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dc.contributor.authorDesai, Aakash et al.
dc.description.abstractBackground: Heterogeneous evidence exists on the effect of coronavirus disease 2019 (COVID‐19) on the clinical outcomes of patients with cancer. Methods: A systematic review was performed using the Medline, Embase, and CENTRAL databases and the World Health Organization Novel Coronavirus website to identify studies that reported mortality and characteristics of patients with cancer who were diagnosed with COVID‐19. The primary study outcome was mortality, defined as all‐cause mortality or in‐hospital mortality within 30 days of initial COVID‐19 diagnosis. The pooled proportion of mortality was estimated using a random‐effects model, and study‐level moderators of heterogeneity were assessed through subgroup analysis and metaregression. Results: Among 2922 patients from 13 primarily inpatient studies of individuals with COVID‐19 and cancer, the pooled 30‐day mortality rate was 30% (95% CI, 25%‐35%). The overall pooled 30‐day mortality rate among 624 patients from 5 studies that included a mixture of inpatient and outpatient populations was 15% (95% CI, 9%‐22%). Among the hospitalized studies, the heterogeneity (I2 statistic) of the meta‐analysis remained high (I2, 82%). Cancer subtype (hematologic vs solid), older age, male sex, and recent active cancer therapy each partially explained the heterogeneity of mortality reporting. In multivariable metaregression, male sex, along with an interaction between the median patient age and recent active cancer therapy, explained most of the between‐study heterogeneity (R2, 96%). Conclusions: Pooled mortality estimates for hospitalized patients with cancer and COVID‐19 remain high at 30%, with significant heterogeneity across studies. Dedicated community‐based studies are needed in the future to help assess overall COVID‐19 mortality among the broader population of patients with cancer.en_US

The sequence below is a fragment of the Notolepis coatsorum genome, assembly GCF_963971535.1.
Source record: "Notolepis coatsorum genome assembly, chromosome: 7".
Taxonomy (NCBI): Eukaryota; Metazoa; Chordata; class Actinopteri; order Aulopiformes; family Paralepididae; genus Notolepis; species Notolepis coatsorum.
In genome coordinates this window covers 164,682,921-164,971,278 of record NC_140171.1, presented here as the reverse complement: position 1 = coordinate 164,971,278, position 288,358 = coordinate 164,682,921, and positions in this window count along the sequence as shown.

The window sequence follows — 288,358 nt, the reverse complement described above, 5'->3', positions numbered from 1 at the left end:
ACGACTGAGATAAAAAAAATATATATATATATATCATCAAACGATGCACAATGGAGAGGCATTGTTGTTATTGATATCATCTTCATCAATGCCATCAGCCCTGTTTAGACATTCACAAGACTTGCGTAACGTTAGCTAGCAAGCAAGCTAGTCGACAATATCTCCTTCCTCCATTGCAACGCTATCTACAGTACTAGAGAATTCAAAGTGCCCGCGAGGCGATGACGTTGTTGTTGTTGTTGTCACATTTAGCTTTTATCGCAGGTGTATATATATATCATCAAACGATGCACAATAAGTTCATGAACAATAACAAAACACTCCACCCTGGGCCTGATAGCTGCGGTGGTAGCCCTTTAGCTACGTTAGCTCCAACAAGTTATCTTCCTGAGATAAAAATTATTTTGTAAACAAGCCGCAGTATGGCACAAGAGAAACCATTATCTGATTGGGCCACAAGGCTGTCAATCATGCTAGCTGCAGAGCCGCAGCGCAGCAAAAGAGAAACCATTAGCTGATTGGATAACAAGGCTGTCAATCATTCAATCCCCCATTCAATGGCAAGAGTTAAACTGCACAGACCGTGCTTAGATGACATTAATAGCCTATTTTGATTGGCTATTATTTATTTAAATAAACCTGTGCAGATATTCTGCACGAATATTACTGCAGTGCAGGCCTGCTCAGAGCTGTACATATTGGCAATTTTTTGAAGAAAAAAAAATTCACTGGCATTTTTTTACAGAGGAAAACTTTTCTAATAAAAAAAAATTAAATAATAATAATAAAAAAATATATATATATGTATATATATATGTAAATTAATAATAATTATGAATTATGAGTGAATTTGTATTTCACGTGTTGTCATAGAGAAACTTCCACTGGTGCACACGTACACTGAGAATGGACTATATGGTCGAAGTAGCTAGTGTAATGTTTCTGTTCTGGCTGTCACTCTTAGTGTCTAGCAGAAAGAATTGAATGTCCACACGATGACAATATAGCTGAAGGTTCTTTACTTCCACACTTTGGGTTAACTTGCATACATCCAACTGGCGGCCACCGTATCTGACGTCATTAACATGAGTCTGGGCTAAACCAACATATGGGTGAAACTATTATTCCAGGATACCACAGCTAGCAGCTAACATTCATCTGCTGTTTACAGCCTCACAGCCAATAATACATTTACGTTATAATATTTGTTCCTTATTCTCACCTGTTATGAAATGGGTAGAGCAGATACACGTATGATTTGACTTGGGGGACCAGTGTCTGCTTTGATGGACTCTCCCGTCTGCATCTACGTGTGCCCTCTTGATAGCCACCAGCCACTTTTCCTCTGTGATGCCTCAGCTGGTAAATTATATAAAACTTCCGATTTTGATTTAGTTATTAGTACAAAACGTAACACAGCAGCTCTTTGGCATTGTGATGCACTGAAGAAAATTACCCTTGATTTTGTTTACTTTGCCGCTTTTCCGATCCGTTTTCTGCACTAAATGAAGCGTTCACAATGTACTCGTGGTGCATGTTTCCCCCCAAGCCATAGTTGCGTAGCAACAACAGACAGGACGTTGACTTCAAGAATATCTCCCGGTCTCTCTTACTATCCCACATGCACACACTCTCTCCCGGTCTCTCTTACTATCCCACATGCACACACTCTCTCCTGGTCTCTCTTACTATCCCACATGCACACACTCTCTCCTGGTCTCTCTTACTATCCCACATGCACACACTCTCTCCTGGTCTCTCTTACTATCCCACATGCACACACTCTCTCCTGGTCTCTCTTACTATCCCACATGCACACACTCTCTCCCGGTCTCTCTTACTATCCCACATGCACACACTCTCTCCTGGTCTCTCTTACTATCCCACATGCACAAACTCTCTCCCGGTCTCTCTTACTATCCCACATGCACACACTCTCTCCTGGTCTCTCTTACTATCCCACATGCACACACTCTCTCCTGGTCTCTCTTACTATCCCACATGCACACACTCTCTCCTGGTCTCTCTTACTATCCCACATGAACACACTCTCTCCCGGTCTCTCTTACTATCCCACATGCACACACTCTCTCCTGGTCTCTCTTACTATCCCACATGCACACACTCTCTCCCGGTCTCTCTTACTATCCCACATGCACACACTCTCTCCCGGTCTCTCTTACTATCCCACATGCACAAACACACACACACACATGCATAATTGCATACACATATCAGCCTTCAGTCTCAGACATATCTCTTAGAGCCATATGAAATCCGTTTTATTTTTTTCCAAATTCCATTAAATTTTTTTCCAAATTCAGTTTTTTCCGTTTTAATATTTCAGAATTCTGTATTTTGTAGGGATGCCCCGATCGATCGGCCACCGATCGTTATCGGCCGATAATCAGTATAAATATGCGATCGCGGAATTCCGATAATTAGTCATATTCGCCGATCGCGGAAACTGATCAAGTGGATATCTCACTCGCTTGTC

dc.subjectCoronavirus Infectionsen_US
dc.titleMortality in hospitalized patients with cancer and coronavirus disease 2019: A systematic review and meta‐analysis of cohort studiesen_US
eihealth.categoryEpidemiology and epidemiological studiesen_US
eihealth.typePublished Articleen_US
eihealth.maincategorySave Lives / Salvar Vidasen_US

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